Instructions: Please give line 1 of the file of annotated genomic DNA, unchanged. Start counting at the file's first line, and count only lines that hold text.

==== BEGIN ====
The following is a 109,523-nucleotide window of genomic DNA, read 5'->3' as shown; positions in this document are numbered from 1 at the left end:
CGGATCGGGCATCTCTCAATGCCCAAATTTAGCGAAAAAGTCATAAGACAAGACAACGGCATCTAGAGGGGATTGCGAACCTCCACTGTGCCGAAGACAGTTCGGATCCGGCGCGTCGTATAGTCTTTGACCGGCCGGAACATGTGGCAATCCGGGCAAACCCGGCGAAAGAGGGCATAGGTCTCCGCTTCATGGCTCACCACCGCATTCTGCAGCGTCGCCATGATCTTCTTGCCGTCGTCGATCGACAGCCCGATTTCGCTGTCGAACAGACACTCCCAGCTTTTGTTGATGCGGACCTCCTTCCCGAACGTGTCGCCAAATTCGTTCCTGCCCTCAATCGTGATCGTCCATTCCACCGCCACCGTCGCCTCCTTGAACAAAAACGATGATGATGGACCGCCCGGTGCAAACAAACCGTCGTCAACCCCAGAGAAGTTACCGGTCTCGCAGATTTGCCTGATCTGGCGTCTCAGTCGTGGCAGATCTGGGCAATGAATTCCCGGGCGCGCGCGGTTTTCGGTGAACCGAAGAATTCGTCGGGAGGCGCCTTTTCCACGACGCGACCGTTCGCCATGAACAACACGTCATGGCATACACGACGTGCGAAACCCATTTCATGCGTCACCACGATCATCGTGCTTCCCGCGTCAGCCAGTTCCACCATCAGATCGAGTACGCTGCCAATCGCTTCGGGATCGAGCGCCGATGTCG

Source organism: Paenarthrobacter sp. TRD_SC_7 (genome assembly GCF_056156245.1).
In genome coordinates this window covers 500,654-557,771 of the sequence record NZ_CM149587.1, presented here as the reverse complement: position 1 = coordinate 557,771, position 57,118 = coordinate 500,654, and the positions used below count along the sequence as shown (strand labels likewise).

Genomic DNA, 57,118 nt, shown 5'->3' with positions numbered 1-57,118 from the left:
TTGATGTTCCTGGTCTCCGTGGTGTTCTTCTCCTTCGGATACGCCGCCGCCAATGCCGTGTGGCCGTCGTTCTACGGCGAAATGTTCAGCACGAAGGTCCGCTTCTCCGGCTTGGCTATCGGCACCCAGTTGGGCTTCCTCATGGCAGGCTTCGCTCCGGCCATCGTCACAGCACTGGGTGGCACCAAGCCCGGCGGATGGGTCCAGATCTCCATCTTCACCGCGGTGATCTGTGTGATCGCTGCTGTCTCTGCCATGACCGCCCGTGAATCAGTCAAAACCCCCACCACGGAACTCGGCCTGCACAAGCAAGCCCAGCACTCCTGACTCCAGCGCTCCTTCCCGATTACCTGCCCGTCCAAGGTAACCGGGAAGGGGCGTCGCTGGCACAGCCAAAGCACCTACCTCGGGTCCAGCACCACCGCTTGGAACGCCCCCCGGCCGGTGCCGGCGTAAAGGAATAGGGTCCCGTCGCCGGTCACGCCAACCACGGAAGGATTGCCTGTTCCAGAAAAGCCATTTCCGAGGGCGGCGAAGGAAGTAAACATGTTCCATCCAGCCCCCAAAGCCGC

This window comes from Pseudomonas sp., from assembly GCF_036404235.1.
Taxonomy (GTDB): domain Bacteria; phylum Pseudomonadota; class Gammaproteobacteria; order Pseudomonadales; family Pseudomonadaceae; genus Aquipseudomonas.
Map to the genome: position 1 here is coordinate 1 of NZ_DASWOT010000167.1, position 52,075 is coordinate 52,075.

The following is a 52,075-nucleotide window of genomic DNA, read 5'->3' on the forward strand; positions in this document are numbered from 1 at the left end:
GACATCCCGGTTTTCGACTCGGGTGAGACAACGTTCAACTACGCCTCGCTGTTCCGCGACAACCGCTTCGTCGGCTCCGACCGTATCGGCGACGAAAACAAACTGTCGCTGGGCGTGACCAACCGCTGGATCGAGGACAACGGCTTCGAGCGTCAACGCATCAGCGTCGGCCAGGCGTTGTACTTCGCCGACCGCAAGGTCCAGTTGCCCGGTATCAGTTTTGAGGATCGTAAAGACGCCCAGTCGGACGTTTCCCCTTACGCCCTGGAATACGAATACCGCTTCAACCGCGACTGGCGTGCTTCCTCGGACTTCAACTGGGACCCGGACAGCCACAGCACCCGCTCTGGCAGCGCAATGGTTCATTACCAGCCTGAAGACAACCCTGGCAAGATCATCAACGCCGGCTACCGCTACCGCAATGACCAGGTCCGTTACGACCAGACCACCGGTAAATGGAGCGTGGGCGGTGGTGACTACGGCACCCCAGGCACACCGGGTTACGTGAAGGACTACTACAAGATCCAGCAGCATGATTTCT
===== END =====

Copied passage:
The following is a 109,523-nucleotide window of genomic DNA, read 5'->3' as shown; positions in this document are numbered from 1 at the left end: